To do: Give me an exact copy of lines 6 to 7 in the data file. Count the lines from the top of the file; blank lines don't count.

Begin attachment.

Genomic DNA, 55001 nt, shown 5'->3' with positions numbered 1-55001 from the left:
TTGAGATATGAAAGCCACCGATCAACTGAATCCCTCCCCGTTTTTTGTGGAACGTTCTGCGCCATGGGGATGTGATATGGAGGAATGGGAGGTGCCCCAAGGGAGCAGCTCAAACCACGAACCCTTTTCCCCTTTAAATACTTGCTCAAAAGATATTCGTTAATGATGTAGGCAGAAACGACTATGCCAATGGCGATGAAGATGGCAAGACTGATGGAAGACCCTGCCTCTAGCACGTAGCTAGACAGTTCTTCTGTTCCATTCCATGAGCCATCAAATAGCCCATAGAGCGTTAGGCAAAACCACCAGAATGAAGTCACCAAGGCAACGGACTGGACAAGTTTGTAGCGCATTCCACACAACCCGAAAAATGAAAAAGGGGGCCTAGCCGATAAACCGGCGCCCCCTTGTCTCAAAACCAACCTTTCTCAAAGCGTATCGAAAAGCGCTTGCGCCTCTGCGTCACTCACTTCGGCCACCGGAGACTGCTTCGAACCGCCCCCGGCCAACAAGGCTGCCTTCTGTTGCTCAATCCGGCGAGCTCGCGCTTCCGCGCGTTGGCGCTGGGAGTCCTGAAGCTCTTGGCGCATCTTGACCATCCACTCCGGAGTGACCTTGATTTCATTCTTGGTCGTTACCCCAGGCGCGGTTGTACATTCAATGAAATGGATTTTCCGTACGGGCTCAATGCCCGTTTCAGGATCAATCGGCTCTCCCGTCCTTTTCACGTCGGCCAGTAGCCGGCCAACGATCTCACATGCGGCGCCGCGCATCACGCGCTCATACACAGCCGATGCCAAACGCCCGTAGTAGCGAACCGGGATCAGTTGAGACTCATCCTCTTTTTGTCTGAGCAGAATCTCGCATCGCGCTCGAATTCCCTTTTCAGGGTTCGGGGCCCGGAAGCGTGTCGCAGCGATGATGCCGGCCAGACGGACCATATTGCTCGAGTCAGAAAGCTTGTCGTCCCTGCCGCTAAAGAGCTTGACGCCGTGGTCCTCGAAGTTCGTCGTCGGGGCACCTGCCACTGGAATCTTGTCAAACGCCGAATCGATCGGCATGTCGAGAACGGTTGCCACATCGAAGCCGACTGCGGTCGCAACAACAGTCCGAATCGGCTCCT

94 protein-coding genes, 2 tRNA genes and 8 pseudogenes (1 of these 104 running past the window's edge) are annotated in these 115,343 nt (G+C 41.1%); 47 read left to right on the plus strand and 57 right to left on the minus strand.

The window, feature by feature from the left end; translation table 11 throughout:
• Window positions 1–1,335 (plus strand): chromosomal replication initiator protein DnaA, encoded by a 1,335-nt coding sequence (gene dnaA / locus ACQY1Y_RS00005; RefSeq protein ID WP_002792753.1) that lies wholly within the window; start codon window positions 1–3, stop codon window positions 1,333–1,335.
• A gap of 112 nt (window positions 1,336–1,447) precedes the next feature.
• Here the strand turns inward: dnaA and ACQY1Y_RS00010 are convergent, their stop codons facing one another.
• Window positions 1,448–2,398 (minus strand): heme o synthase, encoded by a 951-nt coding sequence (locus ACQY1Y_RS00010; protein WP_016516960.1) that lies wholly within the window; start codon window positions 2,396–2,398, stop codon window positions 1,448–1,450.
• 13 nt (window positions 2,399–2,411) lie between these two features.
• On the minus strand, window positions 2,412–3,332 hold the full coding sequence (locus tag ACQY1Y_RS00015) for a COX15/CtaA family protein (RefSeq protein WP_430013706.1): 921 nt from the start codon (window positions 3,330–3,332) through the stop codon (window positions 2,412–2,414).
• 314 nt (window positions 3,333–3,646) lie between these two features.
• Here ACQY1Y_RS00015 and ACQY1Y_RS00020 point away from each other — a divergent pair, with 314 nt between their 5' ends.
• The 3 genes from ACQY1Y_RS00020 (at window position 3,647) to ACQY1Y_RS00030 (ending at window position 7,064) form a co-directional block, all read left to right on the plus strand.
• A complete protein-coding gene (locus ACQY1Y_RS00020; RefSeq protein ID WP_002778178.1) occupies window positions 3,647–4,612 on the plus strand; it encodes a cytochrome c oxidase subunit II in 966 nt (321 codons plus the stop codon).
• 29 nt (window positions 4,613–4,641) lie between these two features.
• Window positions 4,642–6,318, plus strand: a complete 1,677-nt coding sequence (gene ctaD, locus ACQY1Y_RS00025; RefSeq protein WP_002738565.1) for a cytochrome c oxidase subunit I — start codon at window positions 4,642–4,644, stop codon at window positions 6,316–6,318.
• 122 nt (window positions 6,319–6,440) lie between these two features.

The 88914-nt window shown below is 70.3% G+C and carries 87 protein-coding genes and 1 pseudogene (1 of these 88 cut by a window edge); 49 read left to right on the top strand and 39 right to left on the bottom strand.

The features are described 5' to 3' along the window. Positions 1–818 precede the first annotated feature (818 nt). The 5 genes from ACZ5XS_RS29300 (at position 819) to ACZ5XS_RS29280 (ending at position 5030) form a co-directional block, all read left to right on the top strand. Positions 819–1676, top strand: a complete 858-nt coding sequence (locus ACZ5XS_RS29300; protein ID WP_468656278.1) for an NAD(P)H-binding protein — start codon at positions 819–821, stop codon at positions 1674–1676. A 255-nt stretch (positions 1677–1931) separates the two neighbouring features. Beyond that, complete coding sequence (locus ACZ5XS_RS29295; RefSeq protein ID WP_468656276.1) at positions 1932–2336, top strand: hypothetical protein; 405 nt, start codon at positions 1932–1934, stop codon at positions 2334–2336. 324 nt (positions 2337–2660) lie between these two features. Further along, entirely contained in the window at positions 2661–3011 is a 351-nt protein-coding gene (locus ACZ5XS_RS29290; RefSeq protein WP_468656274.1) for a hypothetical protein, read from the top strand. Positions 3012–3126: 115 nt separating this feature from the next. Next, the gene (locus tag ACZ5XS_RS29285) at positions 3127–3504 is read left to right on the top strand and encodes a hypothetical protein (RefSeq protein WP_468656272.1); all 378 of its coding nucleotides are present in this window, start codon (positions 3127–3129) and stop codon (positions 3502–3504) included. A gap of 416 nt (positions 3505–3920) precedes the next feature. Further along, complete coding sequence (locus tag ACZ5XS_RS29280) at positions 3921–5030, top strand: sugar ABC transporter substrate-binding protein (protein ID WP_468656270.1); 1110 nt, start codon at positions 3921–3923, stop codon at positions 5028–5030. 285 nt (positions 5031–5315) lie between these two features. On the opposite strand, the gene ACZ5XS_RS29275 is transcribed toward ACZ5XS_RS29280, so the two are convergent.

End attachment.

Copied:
• A gap of 112 nt (window positions 1,336–1,447) precedes the next feature.
• Here the strand turns inward: dnaA and ACQY1Y_RS00010 are convergent, their stop codons facing one another.